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Drought conditions have certain areas looking for ways to preserve water

Drought Watch
Posted at 5:58 PM, Jul 11, 2023
and last updated 2023-07-11 18:23:26-04

WESTMINSTER, Md. — A lot of rain and floods have swept through Maryland over the past week, but that's not enough when it comes to keeping up with the dry conditions.

"We've seen exceptional periods of drought, we are still six inches below in terms for rain this year in terms of where we should be and we still need a lot of rain for here in Maryland,” said WMAR-2 News' Meteorologist Ally Blake.

The Maryland Department of Environment has issued a drought watch in western and centrals regions of the state, asking people to voluntarily cut back on water use.

Blake said there are different levels of droughts and in the summer it can be tricky.

"In the summer, it’s kind of whose the hottest. You get a pop-up shower so it may deluge a couple of spots may get a couple of inches. When it's not the entire area that's where we get issues like we're seeing right now,” said Blake.

This can have quite the effect when it comes to places that rely on a lot of water to function.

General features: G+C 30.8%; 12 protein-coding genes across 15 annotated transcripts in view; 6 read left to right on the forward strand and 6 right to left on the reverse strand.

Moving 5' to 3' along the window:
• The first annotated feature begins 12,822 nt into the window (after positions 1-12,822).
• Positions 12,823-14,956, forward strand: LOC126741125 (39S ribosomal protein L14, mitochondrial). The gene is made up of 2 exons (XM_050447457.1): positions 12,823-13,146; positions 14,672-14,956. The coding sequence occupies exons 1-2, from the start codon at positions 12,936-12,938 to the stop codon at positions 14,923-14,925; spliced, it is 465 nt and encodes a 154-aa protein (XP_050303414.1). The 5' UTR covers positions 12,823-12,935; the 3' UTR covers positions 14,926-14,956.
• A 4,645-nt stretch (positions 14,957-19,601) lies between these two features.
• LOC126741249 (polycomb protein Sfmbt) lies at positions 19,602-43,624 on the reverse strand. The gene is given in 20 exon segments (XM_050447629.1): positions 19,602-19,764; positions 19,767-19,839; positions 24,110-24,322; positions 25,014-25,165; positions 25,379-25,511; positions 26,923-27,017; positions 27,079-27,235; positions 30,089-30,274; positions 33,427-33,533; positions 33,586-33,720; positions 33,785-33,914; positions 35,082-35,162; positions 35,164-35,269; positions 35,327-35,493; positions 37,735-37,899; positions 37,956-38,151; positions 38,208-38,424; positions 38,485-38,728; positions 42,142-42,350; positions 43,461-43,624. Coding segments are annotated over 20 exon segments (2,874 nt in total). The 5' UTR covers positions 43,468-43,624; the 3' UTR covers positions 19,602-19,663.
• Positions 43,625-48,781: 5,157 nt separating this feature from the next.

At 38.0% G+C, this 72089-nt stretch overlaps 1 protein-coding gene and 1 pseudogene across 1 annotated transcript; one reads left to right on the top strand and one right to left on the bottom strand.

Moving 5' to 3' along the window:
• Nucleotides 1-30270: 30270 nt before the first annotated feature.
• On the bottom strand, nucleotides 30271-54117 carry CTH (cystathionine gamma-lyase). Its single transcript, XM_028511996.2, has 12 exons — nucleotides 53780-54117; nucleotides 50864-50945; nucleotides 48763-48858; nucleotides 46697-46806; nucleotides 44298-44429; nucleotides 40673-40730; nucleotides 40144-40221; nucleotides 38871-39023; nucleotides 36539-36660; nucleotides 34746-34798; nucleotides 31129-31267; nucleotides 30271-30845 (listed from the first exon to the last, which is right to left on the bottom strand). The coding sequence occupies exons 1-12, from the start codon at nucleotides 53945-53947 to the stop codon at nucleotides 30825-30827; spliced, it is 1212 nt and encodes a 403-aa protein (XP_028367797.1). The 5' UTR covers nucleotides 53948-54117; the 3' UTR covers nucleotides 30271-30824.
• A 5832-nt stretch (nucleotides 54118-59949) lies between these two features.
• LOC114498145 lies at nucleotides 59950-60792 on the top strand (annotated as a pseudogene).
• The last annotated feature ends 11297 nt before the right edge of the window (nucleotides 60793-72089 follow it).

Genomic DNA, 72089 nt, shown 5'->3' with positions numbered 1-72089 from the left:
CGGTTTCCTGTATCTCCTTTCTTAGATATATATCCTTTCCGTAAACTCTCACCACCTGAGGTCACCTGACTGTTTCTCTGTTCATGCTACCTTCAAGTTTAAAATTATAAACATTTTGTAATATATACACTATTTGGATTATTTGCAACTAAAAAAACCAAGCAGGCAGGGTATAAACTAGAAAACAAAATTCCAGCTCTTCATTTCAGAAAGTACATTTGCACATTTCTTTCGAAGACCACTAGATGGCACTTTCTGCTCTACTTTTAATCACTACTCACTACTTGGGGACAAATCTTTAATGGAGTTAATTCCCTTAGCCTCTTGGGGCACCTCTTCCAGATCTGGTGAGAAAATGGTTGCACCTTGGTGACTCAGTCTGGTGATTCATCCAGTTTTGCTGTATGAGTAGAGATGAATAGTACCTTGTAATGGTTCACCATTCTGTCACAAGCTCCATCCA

Westminster National Golf Course General Manager Ryan Kraushofer said, "I’ve been here 14 years and this is probably the driest we've been in a while.”

The golf course is participating in a study for ways to conserve water and stay in the green during droughts.

"We have some turf grass researchers doing a nationwide research here, we're one of the stops for wetting agents. That helps us to conserve water and helps us to hold water in the ground that way we don't need to irrigate as often,” said Kraushofer.

Each area on the testing site is marked off with different wetting agents to see which product works best. Kraushofer said they also use a moister reader to test the water levels throughout the greens to see which areas need water more than others.

"That way you don't need to run, say this area has five irrigation heads around it, I don't have to turn all five irrigation heads on at once. I can use the hose and just spot treat and use less water by using the hose,” said Kraushofer.

The study is ongoing, each year testing a different area of green on the golf course.

While the Department of Environment said Maryland currently has enough water to meet the needs of residents and businesses, they said conserving now can prevent any future water shortages.